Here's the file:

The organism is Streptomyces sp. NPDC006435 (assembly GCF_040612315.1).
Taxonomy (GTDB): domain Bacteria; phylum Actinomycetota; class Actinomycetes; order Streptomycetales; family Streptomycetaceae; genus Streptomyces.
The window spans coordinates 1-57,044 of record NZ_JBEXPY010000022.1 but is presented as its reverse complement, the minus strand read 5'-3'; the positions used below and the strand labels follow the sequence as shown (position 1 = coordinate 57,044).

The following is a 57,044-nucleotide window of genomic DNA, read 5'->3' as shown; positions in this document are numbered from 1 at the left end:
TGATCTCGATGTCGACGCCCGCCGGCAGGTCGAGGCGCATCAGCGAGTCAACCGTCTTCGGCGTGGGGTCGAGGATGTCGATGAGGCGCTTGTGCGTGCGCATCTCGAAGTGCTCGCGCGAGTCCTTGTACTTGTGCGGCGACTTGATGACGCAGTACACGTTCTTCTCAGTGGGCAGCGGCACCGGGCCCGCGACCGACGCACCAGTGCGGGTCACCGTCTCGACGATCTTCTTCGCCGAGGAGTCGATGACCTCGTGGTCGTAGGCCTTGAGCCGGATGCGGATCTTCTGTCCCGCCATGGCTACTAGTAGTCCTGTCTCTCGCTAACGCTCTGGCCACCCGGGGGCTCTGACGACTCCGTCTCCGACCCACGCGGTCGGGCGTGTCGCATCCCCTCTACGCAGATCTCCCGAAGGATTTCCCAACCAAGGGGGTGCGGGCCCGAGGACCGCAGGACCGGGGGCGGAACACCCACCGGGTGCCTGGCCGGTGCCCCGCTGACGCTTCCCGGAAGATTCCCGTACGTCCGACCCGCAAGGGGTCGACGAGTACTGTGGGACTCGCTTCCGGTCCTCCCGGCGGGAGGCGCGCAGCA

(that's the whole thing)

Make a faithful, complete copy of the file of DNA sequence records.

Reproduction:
The organism is Streptomyces sp. NPDC006435 (assembly GCF_040612315.1).
Taxonomy (GTDB): domain Bacteria; phylum Actinomycetota; class Actinomycetes; order Streptomycetales; family Streptomycetaceae; genus Streptomyces.
The window spans coordinates 1-57,044 of record NZ_JBEXPY010000022.1 but is presented as its reverse complement, the minus strand read 5'-3'; the positions used below and the strand labels follow the sequence as shown (position 1 = coordinate 57,044).

The following is a 57,044-nucleotide window of genomic DNA, read 5'->3' as shown; positions in this document are numbered from 1 at the left end:
TGATCTCGATGTCGACGCCCGCCGGCAGGTCGAGGCGCATCAGCGAGTCAACCGTCTTCGGCGTGGGGTCGAGGATGTCGATGAGGCGCTTGTGCGTGCGCATCTCGAAGTGCTCGCGCGAGTCCTTGTACTTGTGCGGCGACTTGATGACGCAGTACACGTTCTTCTCAGTGGGCAGCGGCACCGGGCCCGCGACCGACGCACCAGTGCGGGTCACCGTCTCGACGATCTTCTTCGCCGAGGAGTCGATGACCTCGTGGTCGTAGGCCTTGAGCCGGATGCGGATCTTCTGTCCCGCCATGGCTACTAGTAGTCCTGTCTCTCGCTAACGCTCTGGCCACCCGGGGGCTCTGACGACTCCGTCTCCGACCCACGCGGTCGGGCGTGTCGCATCCCCTCTACGCAGATCTCCCGAAGGATTTCCCAACCAAGGGGGTGCGGGCCCGAGGACCGCAGGACCGGGGGCGGAACACCCACCGGGTGCCTGGCCGGTGCCCCGCTGACGCTTCCCGGAAGATTCCCGTACGTCCGACCCGCAAGGGGTCGACGAGTACTGTGGGACTCGCTTCCGGTCCTCCCGGCGGGAGGCGCGCAGCA